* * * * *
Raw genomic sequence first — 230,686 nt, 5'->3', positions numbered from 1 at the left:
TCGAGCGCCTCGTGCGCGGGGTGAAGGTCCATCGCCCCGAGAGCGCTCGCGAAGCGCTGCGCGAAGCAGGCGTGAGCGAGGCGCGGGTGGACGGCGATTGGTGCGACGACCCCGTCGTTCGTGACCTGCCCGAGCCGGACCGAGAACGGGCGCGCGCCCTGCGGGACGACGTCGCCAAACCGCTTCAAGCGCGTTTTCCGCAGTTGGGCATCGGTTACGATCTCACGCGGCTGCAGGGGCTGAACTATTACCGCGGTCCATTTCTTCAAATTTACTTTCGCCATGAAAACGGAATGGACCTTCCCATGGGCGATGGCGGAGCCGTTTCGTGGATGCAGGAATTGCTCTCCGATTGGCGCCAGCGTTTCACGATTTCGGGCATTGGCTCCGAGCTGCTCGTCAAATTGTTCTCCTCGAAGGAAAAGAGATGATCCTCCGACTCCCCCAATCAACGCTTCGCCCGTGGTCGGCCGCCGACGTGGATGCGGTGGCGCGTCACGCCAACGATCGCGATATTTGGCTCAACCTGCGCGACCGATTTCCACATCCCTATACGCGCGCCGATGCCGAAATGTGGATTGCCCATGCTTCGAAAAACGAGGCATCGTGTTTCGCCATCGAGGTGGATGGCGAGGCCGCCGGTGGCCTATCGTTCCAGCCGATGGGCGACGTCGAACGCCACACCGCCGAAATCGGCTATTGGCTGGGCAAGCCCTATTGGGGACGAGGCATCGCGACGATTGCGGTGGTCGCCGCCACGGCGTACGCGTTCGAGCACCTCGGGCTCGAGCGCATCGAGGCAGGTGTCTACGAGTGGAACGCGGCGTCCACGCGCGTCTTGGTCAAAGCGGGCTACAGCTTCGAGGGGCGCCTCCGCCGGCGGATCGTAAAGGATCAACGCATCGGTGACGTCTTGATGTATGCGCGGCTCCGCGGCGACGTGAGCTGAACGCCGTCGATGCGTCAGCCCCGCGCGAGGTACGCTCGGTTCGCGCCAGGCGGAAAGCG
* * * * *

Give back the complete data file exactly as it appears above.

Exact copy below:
Raw genomic sequence first — 230,686 nt, 5'->3', positions numbered from 1 at the left:
TCGAGCGCCTCGTGCGCGGGGTGAAGGTCCATCGCCCCGAGAGCGCTCGCGAAGCGCTGCGCGAAGCAGGCGTGAGCGAGGCGCGGGTGGACGGCGATTGGTGCGACGACCCCGTCGTTCGTGACCTGCCCGAGCCGGACCGAGAACGGGCGCGCGCCCTGCGGGACGACGTCGCCAAACCGCTTCAAGCGCGTTTTCCGCAGTTGGGCATCGGTTACGATCTCACGCGGCTGCAGGGGCTGAACTATTACCGCGGTCCATTTCTTCAAATTTACTTTCGCCATGAAAACGGAATGGACCTTCCCATGGGCGATGGCGGAGCCGTTTCGTGGATGCAGGAATTGCTCTCCGATTGGCGCCAGCGTTTCACGATTTCGGGCATTGGCTCCGAGCTGCTCGTCAAATTGTTCTCCTCGAAGGAAAAGAGATGATCCTCCGACTCCCCCAATCAACGCTTCGCCCGTGGTCGGCCGCCGACGTGGATGCGGTGGCGCGTCACGCCAACGATCGCGATATTTGGCTCAACCTGCGCGACCGATTTCCACATCCCTATACGCGCGCCGATGCCGAAATGTGGATTGCCCATGCTTCGAAAAACGAGGCATCGTGTTTCGCCATCGAGGTGGATGGCGAGGCCGCCGGTGGCCTATCGTTCCAGCCGATGGGCGACGTCGAACGCCACACCGCCGAAATCGGCTATTGGCTGGGCAAGCCCTATTGGGGACGAGGCATCGCGACGATTGCGGTGGTCGCCGCCACGGCGTACGCGTTCGAGCACCTCGGGCTCGAGCGCATCGAGGCAGGTGTCTACGAGTGGAACGCGGCGTCCACGCGCGTCTTGGTCAAAGCGGGCTACAGCTTCGAGGGGCGCCTCCGCCGGCGGATCGTAAAGGATCAACGCATCGGTGACGTCTTGATGTATGCGCGGCTCCGCGGCGACGTGAGCTGAACGCCGTCGATGCGTCAGCCCCGCGCGAGGTACGCTCGGTTCGCGCCAGGCGGAAAGCG